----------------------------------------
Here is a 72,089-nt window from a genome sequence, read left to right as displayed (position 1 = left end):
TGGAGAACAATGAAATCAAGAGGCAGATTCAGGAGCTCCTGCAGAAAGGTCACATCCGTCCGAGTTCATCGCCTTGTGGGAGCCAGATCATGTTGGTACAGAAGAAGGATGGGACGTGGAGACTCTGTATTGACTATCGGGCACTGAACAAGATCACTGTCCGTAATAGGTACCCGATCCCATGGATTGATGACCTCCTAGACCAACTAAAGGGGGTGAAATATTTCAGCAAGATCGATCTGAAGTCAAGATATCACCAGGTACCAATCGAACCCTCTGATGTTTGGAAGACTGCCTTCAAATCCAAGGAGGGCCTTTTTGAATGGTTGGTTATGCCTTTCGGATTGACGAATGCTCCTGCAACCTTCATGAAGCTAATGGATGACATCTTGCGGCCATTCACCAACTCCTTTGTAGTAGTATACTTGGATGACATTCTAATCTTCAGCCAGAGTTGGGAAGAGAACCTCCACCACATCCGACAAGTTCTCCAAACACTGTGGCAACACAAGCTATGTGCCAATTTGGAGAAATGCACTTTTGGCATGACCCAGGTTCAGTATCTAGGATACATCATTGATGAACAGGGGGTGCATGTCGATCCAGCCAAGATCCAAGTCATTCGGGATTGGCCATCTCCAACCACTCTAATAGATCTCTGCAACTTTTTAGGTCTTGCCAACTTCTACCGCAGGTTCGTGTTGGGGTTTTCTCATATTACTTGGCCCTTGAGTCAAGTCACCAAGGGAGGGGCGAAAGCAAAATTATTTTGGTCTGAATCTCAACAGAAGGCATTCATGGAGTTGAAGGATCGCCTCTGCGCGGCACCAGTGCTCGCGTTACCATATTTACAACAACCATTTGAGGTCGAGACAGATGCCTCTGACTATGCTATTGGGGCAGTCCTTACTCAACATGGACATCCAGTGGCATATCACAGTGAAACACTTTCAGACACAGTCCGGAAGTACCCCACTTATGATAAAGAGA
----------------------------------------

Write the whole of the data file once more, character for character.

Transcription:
Here is a 72,089-nt window from a genome sequence, read left to right as displayed (position 1 = left end):
TGGAGAACAATGAAATCAAGAGGCAGATTCAGGAGCTCCTGCAGAAAGGTCACATCCGTCCGAGTTCATCGCCTTGTGGGAGCCAGATCATGTTGGTACAGAAGAAGGATGGGACGTGGAGACTCTGTATTGACTATCGGGCACTGAACAAGATCACTGTCCGTAATAGGTACCCGATCCCATGGATTGATGACCTCCTAGACCAACTAAAGGGGGTGAAATATTTCAGCAAGATCGATCTGAAGTCAAGATATCACCAGGTACCAATCGAACCCTCTGATGTTTGGAAGACTGCCTTCAAATCCAAGGAGGGCCTTTTTGAATGGTTGGTTATGCCTTTCGGATTGACGAATGCTCCTGCAACCTTCATGAAGCTAATGGATGACATCTTGCGGCCATTCACCAACTCCTTTGTAGTAGTATACTTGGATGACATTCTAATCTTCAGCCAGAGTTGGGAAGAGAACCTCCACCACATCCGACAAGTTCTCCAAACACTGTGGCAACACAAGCTATGTGCCAATTTGGAGAAATGCACTTTTGGCATGACCCAGGTTCAGTATCTAGGATACATCATTGATGAACAGGGGGTGCATGTCGATCCAGCCAAGATCCAAGTCATTCGGGATTGGCCATCTCCAACCACTCTAATAGATCTCTGCAACTTTTTAGGTCTTGCCAACTTCTACCGCAGGTTCGTGTTGGGGTTTTCTCATATTACTTGGCCCTTGAGTCAAGTCACCAAGGGAGGGGCGAAAGCAAAATTATTTTGGTCTGAATCTCAACAGAAGGCATTCATGGAGTTGAAGGATCGCCTCTGCGCGGCACCAGTGCTCGCGTTACCATATTTACAACAACCATTTGAGGTCGAGACAGATGCCTCTGACTATGCTATTGGGGCAGTCCTTACTCAACATGGACATCCAGTGGCATATCACAGTGAAACACTTTCAGACACAGTCCGGAAGTACCCCACTTATGATAAAGAGA